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Title:
SPRAY RIG MONITORING SYSTEM
Document Type and Number:
WIPO Patent Application WO/2021/003124
Kind Code:
A1
Abstract:
A spray rig monitoring system having a plurality of sensors that detect and transmit operational parameters to a computer. The operational parameters are processed to determine if a spray rig and its crew are operating within preset parameters.

Inventors:
AUBERG AARON (US)
HUGG MATTHEW R (US)
Application Number:
US2020/040235
Publication Date:
January 07, 2021
Filing Date:
June 30, 2020
Export Citation:
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Assignee:
AUBERG AARON (US)
HUGG MATTHEW R (US)
International Classes:
G05B15/02; G05D7/06
Attorney, Agent or Firm:
ZARLEY, Timothy J. et al. (US)
Download PDF:
Claims:
What is claimed is:

1 . A spray rig monitoring system, comprising: a rig assembly having a source of spray components connected to a plural component proportioner; a spray gun connected to the plural component proportioner; and a pressure and temperature sensor disposed within the spray gun.

2. The system of claim 1 further comprising a whip connected to the plural component proportioner that extends through a block and is connected to the spray gun.

3. The system of claim 1 wherein a pressure and temperature sensor are disposed within the block.

4. A spray rig assembly, comprising: a rig assembly having a source of spray components connected to a plural component proportioner; a spray gun connected to the plural component proportioner; a plurality of sensors connected to the rig assembly and a central computer; and an air quality monitoring system connected to the central computer.

5. The system of claim 4 wherein the air quality monitoring system is adapted to transmit information to a cloud based storage system.

6. An equipment monitoring system, comprising: a portable piece of operating equipment; a plurality of sensors associated with the portable piece of operating equipment; a central computer connected to the plurality of sensors and adapted to transmit sensed data to a cloud based storage; and a cloud hosted website associated with the cloud based storage and having a dashboard having multiple icons that permit a display of multiple monitoring modules having an instant representation of sensed data with real time graphing.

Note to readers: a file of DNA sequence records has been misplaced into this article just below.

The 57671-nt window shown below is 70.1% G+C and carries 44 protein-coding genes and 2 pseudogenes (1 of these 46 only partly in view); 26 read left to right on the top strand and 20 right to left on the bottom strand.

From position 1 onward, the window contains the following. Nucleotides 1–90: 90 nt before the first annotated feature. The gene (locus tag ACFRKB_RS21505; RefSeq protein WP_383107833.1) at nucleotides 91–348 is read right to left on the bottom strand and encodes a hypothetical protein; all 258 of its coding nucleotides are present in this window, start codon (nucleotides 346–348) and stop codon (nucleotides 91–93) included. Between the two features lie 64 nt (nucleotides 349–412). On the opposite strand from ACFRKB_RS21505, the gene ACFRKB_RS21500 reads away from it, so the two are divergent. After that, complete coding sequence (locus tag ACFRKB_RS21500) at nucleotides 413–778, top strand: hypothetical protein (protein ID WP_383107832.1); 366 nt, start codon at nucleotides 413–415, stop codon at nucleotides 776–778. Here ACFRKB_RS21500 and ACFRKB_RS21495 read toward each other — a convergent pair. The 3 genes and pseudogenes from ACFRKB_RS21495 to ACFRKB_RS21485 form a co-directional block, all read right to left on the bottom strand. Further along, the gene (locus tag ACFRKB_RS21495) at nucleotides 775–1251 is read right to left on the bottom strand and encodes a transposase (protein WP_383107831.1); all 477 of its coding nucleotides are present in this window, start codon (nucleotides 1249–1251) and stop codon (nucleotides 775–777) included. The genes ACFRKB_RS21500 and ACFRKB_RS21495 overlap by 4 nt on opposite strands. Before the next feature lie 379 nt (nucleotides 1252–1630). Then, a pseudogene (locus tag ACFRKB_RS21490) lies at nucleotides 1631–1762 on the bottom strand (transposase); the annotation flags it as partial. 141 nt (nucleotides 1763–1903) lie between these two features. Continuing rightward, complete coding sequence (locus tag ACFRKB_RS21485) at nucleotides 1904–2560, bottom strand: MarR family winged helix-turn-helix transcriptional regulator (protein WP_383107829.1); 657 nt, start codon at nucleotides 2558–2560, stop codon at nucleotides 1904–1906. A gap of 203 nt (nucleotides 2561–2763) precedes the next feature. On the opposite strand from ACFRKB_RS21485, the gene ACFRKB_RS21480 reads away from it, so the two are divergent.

7. The system of claim 6 wherein one of the multiple monitoring modules includes an equipment monitoring module that displays operational parameters of the piece of portable piece of operating equipment including pressure and temperature.

8. The system of claim 7 wherein flow, pressure and temperature thresholds are input into the equipment monitoring module.

9. The system of claim 6 wherein one of the multiple monitoring modules include an asset tracking and travel efficiency module that displays data related to a location and transport of the portable piece of operating equipment. 10. The system of claim 6 wherein one of the multiple monitoring modules include a rig security model that is adapted to monitor activity and motion related to multiple portable pieces of operating equipment.

1 1. The system of claim 6 wherein one of the multiple monitoring modules include a project management module that is adapted to schedule projects, crew, and multiple pieces of operating equipment.

12. The system of claim 6 wherein one of the multiple monitoring modules include a sales and estimating module that is adapted to calculate project estimates and manages customer relationship communications based upon preset parameters.

13. The system of claim 6 wherein one of the multiple monitoring modules include a crew performance and goal board model adapted to compare sensed data with preset goals.

14. The system of claim 6 further comprising one or more flow meters.

Description:
TITLE SPRAY RIG MONITORING SYSTEM

BACKGROUND OF THE INVENTION

This invention is directed to a spray rig monitoring system and more particularly a spray rig monitoring system where monitoring and analysis occur in real time.

Spray rigs are well known in the art for spraying foam or a coating on a surface. Typically spray rigs are manually operated where a pair of spray components are mixed and sprayed on a surface so that a chemical reaction between the spray components occurs that results in a final product.